Anika Walke

​Assistant Professor of History
PhD, University of California
research interests:
  • Russian/Soviet and European Hiistory
  • Holocaust
  • Migration
  • Memory
  • Oral History

contact info:

mailing address:

  • WASHINGTON UNIVERSITY
  • CB 1062
  • ONE BROOKINGS DR.
  • ST. LOUIS, MO 63130-4899
image of book cover

​Anika Walke’s current research looks at the long aftermath of the Nazi genocide in Belarus. In particular, she is interested in how people remember and live with the effects and repercussions of systematic violence. She has recently taught courses on the Holocaust and the history of the Soviet Union. 

Walke's book, "Pioneers and Partisans: An Oral History of Nazi Genocide in Belorussia," analyzes how the first generation of Soviet Jews experienced the Nazi genocide and how they remember it in a context of social change. Based on oral histories, video testimonies, and memoirs produced in the former Soviet Union, she shows that the young Soviet Jews’ struggle for survival, and its memory, was shaped by interethnic relationships within the occupied society, German annihilation policy, and Soviet efforts to construct a patriotic unity of the Soviet population.

Walke elaborates this point by showing the significance of individual and collective efforts and reproductive labor for the struggle for survival, in hiding places and partisan formations, and how these efforts were subsequently erased in the construction of the Soviet war portrayal.
The work is part of a growing attention to the Nazi genocide in the occupied Soviet territories and the social dynamics associated with war and genocide. Foregrounding questions of identity and memory, the book contributes to understanding the problems and strategies of minority and displaced groups to attain social inclusion.

An ongoing research project looks at the long aftermath of the Nazi genocide in Belarus.  In particular, she is interested in how people remember and live with the effects and repercussions of systematic violence. She tries to account for the shared suffering of Jews and non-Jews during the German occupation, and for a mass murder that, in part, relied on local participation. She has been working in local archives, interviewed survivors and current residents, and explored local sites of persecution to understand, how communities, which in some cases lost more than half of their population, rebuilt life after genocide and remember the dead, or why some victims are intensely forgotten.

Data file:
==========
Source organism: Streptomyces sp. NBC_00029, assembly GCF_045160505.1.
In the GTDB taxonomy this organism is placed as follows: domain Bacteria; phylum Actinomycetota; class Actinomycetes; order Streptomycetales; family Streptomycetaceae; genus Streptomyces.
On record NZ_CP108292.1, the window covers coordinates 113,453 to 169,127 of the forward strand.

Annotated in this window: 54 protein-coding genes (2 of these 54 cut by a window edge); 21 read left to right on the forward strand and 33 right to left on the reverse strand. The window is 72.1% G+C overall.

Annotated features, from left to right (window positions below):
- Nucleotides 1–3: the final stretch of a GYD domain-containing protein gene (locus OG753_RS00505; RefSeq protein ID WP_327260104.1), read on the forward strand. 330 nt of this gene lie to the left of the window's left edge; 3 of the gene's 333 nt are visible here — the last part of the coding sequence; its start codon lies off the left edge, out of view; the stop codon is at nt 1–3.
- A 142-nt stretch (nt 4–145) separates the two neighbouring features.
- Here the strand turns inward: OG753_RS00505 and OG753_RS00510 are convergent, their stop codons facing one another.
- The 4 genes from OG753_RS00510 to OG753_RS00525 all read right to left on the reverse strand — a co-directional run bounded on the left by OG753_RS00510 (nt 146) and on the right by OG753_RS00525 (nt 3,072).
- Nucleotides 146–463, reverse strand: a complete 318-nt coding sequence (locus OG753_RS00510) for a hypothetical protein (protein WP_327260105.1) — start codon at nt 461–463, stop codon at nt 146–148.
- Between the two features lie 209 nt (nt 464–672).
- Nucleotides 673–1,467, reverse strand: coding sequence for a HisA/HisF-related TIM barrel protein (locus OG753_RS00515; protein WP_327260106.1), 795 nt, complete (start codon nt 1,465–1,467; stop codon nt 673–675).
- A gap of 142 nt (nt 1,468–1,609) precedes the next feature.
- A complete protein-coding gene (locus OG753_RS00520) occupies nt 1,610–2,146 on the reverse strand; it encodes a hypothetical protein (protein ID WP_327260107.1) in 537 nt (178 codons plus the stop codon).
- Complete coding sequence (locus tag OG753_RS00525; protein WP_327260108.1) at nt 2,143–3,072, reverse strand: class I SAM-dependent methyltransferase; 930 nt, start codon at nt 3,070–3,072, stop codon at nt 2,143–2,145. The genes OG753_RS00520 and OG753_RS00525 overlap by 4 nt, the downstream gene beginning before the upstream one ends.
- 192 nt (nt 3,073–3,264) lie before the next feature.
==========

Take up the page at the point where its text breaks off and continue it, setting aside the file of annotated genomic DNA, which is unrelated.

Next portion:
Recent Awards and Fellowships

2015 Heldt Prize of the Association for Women in Slavic Studies for Best Article in Slavic and East European Women’s Studies for “Jewish Youth in the Minsk Ghetto: How Age and Gender Mattered,” Kritika–Explorations in Russian and Eurasian History 15, no. 3 (2014): 535-62. 

Postdoctoral Fellowship, International and Area Studies, Washington University, 2011-2014.               

Postdoctoral Research Fellowship, German Historical Institute Moscow, 2013.         

 

Migration and Mobility in the Modern Age: Refugees, Travelers, and Traffickers in Europe and Eurasia

Migration and Mobility in the Modern Age: Refugees, Travelers, and Traffickers in Europe and Eurasia

Combining methodological and theoretical approaches to migration and mobility studies with detailed analyses of historical, cultural, or social phenomena, the works collected here provide an interdisciplinary perspective on how migrations and mobility altered identities and affected images of the "other." From walkways to railroads to airports, the history of travel provides a context for considering the people and events that have shaped Central and Eastern Europe and Russia.

Pioneers and Partisans: An Oral History of Nazi Genocide in Belorussia

Pioneers and Partisans: An Oral History of Nazi Genocide in Belorussia

The Nazi regime and local collaborators killed 800,000 Belorussian Jews, many of them parents or relatives of young

Jews who survived the war. Thousands of young girls and boys were thus orphaned and struggled for survival on their own. This book is the first systematic account of young Soviet Jews' lives under conditions of Nazi occupation and genocide.

These orphans' experiences and memories are rooted in the 1930s, when Soviet policies promoted and sometimes actually created interethnic solidarity and social equality. This experience of interethnic solidarity provided a powerful framework for the ways in which young Jews survived and, several decades after the war, represented their experience of violence and displacement.

Through oral histories with several survivors, video testimonies, and memoirs, Anika Walke reveals the crucial roles of age and gender in the ways young Jews survived and remembered the Nazi genocide, and shows how shared experiences of trauma facilitated community building within and beyond national groups.

Pioneers and Partisans uncovers the repeated transformations of identity that Soviet Jewish children and adolescents experienced, from Soviet citizens in the prewar years, to a target of genocidal violence during the war, to a barely accepted national minority in the postwar Soviet Union.